My little A7 will sit on 70mph all day.
Cheers
'51 A7 plunger, '57 A7SS now A10CR, '76 XT500, '77 AG175 '83 CB1100F, '81 CB900F project.
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Muskys Plunger A7

Offline chotus52

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Re: Seizing engine
« Reply #9 on: 15.05. 2017 00:23 »
Hello Muskrat, here in Cranbourne, 35km southeast of Melbourne. Previous owner rebuilt the engine from the crank up. Sent the crank away to get the required end float exact, SRM 8.5:1 pistons (clearance unknown), new valve guides & valves (told me the guides are a tight fit to Ensure no blow by, as engine used to be a smoker) & geared it up one tooth on the front as it pulled so well after the overhaul. Dynamo rewound, 12 volt system, thorspark ignition etc etc etc. After the 2nd seize, I cleaned out the fuel tank (some small flakes of debris inside), replaced a clogged inline fuel filter, which I suspected was causing it to lean out & ping plus found the needle jet loose in the carby. All fixed & back together but seized again yesterday Disappointing.
55 GF s/a

Offline muskrat

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Re: Seizing engine
« Reply #10 on: 15.05. 2017 09:19 »
G'day again chotus52.
I think the nearest member to you is 20km NW of Melbourne.
The damage will only get worse the more it happens. Time to get the topend off.
"(told me the guides are a tight fit to Ensure no blow by, as engine used to be a smoker)" The guides are a shrink fit in the head, are you sure he didn't mean the pistons or ring gaps?
Cheers
'51 A7 plunger, '57 A7SS now A10CR, '76 XT500, '77 AG175 '83 CB1100F, '81 CB900F project.
Australia
Muskys Plunger A7

Online JulianS

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Re: Seizing engine
« Reply #11 on: 15.05. 2017 09:39 »
Guides a tight fit sounds worrying.

Did he mean less than normal clearance between valve stem and guide bore or oversized guide in head?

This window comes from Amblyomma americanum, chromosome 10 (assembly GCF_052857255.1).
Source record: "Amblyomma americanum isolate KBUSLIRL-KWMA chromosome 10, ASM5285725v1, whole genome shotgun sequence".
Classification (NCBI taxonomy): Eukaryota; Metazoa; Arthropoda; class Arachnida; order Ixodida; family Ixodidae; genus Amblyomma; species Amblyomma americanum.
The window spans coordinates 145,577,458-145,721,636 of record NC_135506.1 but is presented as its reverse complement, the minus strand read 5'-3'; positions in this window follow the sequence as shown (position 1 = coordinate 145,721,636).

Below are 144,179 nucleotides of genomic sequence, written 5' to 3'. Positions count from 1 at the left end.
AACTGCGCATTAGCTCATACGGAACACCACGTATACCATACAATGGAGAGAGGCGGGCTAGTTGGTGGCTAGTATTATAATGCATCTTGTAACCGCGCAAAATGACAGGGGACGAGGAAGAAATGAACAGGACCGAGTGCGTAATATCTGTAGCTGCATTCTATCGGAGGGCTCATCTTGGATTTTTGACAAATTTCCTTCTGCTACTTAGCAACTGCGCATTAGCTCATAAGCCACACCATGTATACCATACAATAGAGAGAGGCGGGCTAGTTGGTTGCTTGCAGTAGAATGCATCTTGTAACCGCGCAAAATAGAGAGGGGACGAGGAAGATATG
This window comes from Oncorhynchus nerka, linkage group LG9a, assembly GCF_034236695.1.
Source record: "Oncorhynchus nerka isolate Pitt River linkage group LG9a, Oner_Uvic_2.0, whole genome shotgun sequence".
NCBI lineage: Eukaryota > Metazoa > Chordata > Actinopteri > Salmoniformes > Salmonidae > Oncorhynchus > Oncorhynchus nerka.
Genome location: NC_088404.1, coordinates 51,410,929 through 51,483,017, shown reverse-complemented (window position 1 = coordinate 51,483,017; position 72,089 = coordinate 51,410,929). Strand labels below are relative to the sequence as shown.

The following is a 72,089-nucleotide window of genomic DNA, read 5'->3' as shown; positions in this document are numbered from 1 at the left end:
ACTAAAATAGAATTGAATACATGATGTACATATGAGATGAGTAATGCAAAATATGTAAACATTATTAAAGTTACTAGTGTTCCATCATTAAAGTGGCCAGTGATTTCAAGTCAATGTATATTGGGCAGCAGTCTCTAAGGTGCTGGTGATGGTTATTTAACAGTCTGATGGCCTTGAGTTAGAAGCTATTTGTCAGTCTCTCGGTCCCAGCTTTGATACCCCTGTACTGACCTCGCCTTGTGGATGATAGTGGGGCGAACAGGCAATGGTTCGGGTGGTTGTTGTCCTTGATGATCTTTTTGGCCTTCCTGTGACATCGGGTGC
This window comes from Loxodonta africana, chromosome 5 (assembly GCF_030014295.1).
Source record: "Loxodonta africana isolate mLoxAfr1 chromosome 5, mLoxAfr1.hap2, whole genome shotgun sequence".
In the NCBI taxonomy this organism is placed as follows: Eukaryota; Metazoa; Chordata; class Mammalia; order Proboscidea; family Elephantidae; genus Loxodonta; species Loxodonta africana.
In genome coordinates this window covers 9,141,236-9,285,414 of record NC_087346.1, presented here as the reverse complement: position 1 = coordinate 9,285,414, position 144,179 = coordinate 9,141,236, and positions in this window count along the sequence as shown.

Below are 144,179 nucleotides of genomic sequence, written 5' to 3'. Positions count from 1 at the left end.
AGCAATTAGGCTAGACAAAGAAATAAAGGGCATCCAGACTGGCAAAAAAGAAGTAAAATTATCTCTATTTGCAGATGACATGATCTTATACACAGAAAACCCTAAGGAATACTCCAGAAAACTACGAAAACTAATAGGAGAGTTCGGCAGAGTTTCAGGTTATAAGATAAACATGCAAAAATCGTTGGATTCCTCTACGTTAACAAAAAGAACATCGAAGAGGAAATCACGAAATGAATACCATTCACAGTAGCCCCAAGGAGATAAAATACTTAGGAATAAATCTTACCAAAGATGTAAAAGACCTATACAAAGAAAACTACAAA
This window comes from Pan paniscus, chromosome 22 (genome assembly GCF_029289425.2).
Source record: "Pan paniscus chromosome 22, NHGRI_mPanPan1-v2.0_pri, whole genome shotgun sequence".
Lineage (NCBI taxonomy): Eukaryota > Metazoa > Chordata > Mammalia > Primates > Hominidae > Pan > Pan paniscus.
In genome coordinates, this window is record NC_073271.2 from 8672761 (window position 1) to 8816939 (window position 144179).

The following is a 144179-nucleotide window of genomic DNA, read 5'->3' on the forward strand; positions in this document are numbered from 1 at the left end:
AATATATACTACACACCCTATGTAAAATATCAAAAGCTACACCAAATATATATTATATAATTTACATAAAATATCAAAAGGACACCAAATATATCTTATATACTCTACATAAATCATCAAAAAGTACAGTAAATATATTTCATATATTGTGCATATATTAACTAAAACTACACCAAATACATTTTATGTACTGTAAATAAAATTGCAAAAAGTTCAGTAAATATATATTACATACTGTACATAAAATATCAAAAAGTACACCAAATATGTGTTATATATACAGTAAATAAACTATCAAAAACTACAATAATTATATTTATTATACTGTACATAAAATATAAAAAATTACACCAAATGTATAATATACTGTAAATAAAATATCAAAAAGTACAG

If the former that could well be the cause of your seizure, valve and guide nipping up when hot due to lack of clearance.

Offline muskrat

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Re: Seizing engine
« Reply #12 on: 15.05. 2017 13:01 »
That is feasible JulianS. But wouldn't they be "taped" shut by the piston  *eek*.
Cheers
'51 A7 plunger, '57 A7SS now A10CR, '76 XT500, '77 AG175 '83 CB1100F, '81 CB900F project.
Australia
Muskys Plunger A7

Offline RichardL

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Re: Seizing engine
« Reply #13 on: 15.05. 2017 13:15 »
If Julian's observation is the cause, I'm thinking removing the rocker box and looking for bent pushrods might tell you right away. The question is, would this be a seizure or just ceasing to run? Then, would it start again with bent pushrods? Honestly, I don't know the answer. It's possible that the "...guides are a tight fit..." comment is a sideline to the main issue, and may just be an indicator of the PO's thinking as to clearances.

Richad L.
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Online JulianS

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Re: Seizing engine
« Reply #14 on: 15.05. 2017 13:22 »
That is feasible JulianS. But wouldn't they be "taped" shut by the piston  *eek*.
Cheers

They could well be! And there would be witness marks on the piston crowns.


I think the only way forward is, as you suggest, to have the top off and check .